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Matters of Public Importance - PET scanners and Pulp Mill

Senator MILNE (Tasmania) (1.06 pm)-I rise today essentially to speak about Gunns, but since Senator Humphries has just been referring to the PET inquiry I just wish to reiterate that what we found as a committee was that the report was changed. It was changed from saying that the technology was ‘clinically effective' to ‘potentially clinically effective', and the impact of that for cancer patients was felt not only in Australia but also in New Zealand and Canada, because New Zealand and Canada were waiting on the outcome of that assessment to determine what to do in those countries. As a result of that changed report, New Zealand did not get a PET scanner until last year, I think, and Canada is looking at it again through their ombudsman. So the impact of this report was on cancer patients not just in Australia but around the world, and that report was changed.
To say that now we have the benefit of hindsight is all very well, but in that supporting committee there were specialists who were saying exactly the same then as they are saying now. What is even more appalling is that some of those people have been forced to use their expertise for the last eight years to justify something which they already knew eight years ago to be true. As a result they have not been able to use their brilliance-and I would describe some of the medical scientists involved here as brilliant-to pursue other uses of PET for other forms of cancer because they have had to go back and re-prove something they already proved eight years ago.
We all agreed that the report was changed. The question is who changed it and what their motivation was. Professor King took responsibility for having changed that. As to Professor Kearney, he said before the supporting committee had even met that the Commonwealth would not be providing unrestricted funding and they had better find something else in relation to this inquiry. I still stand by the view that there was a political direction to the Medical Services Advisory Committee, and that is why the Commonwealth put in place a different process for this assessment than otherwise would have been the case. They put in a political component because it came hard on the heels of the then minister, Mr Wooldridge's, MRI scan affair, which cost the government so much in political terms at that time.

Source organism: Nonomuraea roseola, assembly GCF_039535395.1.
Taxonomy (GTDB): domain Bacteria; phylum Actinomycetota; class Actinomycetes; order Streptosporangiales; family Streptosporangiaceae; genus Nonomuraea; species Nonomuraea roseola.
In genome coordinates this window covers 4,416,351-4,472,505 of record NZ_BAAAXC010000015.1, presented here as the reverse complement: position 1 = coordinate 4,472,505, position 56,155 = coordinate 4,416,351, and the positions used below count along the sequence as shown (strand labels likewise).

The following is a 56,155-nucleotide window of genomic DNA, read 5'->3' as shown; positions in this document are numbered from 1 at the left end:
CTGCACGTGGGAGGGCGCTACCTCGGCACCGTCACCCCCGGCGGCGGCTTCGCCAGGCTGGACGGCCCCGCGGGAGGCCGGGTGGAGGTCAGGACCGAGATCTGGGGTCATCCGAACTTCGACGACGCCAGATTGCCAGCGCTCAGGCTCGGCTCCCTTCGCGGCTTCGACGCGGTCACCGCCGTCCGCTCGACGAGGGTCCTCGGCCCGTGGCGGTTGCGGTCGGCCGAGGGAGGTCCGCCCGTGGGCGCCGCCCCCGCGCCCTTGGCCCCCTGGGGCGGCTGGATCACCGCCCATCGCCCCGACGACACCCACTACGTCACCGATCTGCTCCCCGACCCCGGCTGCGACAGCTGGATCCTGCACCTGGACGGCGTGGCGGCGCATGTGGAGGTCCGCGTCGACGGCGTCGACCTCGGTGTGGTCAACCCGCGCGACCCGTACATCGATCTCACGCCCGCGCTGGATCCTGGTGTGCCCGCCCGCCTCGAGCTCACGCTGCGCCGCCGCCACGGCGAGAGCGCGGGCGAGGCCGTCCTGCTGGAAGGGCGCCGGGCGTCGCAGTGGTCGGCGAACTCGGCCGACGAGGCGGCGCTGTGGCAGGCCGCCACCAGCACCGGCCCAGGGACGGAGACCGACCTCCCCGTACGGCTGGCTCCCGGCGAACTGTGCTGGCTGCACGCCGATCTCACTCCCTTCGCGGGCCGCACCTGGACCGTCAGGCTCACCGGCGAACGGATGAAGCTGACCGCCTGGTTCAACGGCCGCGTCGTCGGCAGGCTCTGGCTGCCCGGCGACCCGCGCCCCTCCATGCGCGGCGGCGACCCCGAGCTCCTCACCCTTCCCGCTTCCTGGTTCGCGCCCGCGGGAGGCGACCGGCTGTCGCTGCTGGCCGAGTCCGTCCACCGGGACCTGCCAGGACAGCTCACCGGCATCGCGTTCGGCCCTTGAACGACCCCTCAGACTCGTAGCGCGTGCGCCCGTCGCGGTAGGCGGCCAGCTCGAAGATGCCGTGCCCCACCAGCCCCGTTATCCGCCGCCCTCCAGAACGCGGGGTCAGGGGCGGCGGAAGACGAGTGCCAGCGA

However, I am not surprised that Senator Humphries is defending the processes of the previous government or Minister Wooldridge. We did not get Minister Wooldridge before the committee. A criticism Senator Humphries has made is that we did not go back and get the former minister. It was because that at that point in the inquiry the government of the day was the Howard government and the chance of a government dominated committee bringing back a previous minister on a matter like this was zero. I just put that on the record.
I am glad to say that PET is now being rolled out, but tragically it is not being rolled out fast enough because the big centres have to do the testing on it, which means that rural and regional centres-North Queensland, south-west Western Australia, Tasmania and so on-cannot get a Medicare rebate for a whole lot of the PET scans that are still being done and, as a result, it is not cost-effective or viable in those rural hospitals. The upshot is that rural and regional Australians are missing out because that report was changed in the way it was all those years ago. Might I also say that we proved that the department did provide false and misleading evidence to the inquiry. I will not go into its motivation for doing so today, but I was able to demonstrate that clearly in relation to correspondence from the secretary, Jane Halton, and I stand by that. The correspondence is there for anybody to see that you could not have drawn the conclusion she drew from that correspondence in her report back to the committee.
I now want to turn to the Gunns pulp mill and talk for a few moments about the disgraceful set of circumstances going on in Tasmania. Gunns have held successive federal and state governments to ransom and made fools of them. It was Gunns who said that, if they did not get all their approvals by 31 July 2007, they would walk away from the project. As a result, the Tasmanian government withdrew from the proper assessment process and went into fast-track mode and the Commonwealth agreed to it. Everyone fell over themselves for this company to get the approvals by 31 July last year, and what has happened? Here we are in September 2008 and the company cannot get the money and has no prospect of getting the money. So we compromised proper assessment processes for a company that has never been upfront with this parliament or the Tasmanian parliament.